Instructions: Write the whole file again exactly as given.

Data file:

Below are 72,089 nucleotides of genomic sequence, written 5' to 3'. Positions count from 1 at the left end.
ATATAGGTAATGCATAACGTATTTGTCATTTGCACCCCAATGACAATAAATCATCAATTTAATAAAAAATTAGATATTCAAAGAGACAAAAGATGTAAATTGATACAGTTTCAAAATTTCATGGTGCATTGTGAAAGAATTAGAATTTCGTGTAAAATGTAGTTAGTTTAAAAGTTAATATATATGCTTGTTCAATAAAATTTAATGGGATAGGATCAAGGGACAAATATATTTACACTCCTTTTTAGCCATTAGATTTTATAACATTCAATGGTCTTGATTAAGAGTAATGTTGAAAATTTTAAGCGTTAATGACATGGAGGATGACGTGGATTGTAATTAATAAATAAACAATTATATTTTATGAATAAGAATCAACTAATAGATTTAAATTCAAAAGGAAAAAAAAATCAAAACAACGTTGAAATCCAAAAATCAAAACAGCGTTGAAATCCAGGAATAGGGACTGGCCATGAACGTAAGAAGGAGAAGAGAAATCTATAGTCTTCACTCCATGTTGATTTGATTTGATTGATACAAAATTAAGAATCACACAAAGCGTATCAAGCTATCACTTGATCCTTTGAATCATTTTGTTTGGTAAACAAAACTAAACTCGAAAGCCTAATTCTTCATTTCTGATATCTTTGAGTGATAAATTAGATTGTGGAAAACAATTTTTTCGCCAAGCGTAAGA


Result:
Below are 72,089 nucleotides of genomic sequence, written 5' to 3'. Positions count from 1 at the left end.
ATATAGGTAATGCATAACGTATTTGTCATTTGCACCCCAATGACAATAAATCATCAATTTAATAAAAAATTAGATATTCAAAGAGACAAAAGATGTAAATTGATACAGTTTCAAAATTTCATGGTGCATTGTGAAAGAATTAGAATTTCGTGTAAAATGTAGTTAGTTTAAAAGTTAATATATATGCTTGTTCAATAAAATTTAATGGGATAGGATCAAGGGACAAATATATTTACACTCCTTTTTAGCCATTAGATTTTATAACATTCAATGGTCTTGATTAAGAGTAATGTTGAAAATTTTAAGCGTTAATGACATGGAGGATGACGTGGATTGTAATTAATAAATAAACAATTATATTTTATGAATAAGAATCAACTAATAGATTTAAATTCAAAAGGAAAAAAAAATCAAAACAACGTTGAAATCCAAAAATCAAAACAGCGTTGAAATCCAGGAATAGGGACTGGCCATGAACGTAAGAAGGAGAAGAGAAATCTATAGTCTTCACTCCATGTTGATTTGATTTGATTGATACAAAATTAAGAATCACACAAAGCGTATCAAGCTATCACTTGATCCTTTGAATCATTTTGTTTGGTAAACAAAACTAAACTCGAAAGCCTAATTCTTCATTTCTGATATCTTTGAGTGATAAATTAGATTGTGGAAAACAATTTTTTCGCCAAGCGTAAGA